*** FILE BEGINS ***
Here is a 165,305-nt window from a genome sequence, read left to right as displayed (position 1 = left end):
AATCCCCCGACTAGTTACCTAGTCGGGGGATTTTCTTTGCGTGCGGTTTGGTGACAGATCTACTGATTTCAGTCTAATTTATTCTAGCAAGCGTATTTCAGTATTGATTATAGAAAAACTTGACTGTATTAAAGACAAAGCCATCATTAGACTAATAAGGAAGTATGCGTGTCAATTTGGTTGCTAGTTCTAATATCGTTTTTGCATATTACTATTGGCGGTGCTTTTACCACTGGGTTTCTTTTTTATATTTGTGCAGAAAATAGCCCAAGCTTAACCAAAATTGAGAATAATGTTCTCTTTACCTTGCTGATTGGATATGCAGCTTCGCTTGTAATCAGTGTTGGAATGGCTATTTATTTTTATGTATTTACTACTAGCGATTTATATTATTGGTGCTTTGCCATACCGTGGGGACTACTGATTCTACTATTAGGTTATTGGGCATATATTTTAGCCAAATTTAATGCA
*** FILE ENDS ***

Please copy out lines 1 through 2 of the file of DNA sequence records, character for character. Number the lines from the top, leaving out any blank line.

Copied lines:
Here is a 165,305-nt window from a genome sequence, read left to right as displayed (position 1 = left end):
AATCCCCCGACTAGTTACCTAGTCGGGGGATTTTCTTTGCGTGCGGTTTGGTGACAGATCTACTGATTTCAGTCTAATTTATTCTAGCAAGCGTATTTCAGTATTGATTATAGAAAAACTTGACTGTATTAAAGACAAAGCCATCATTAGACTAATAAGGAAGTATGCGTGTCAATTTGGTTGCTAGTTCTAATATCGTTTTTGCATATTACTATTGGCGGTGCTTTTACCACTGGGTTTCTTTTTTATATTTGTGCAGAAAATAGCCCAAGCTTAACCAAAATTGAGAATAATGTTCTCTTTACCTTGCTGATTGGATATGCAGCTTCGCTTGTAATCAGTGTTGGAATGGCTATTTATTTTTATGTATTTACTACTAGCGATTTATATTATTGGTGCTTTGCCATACCGTGGGGACTACTGATTCTACTATTAGGTTATTGGGCATATATTTTAGCCAAATTTAATGCA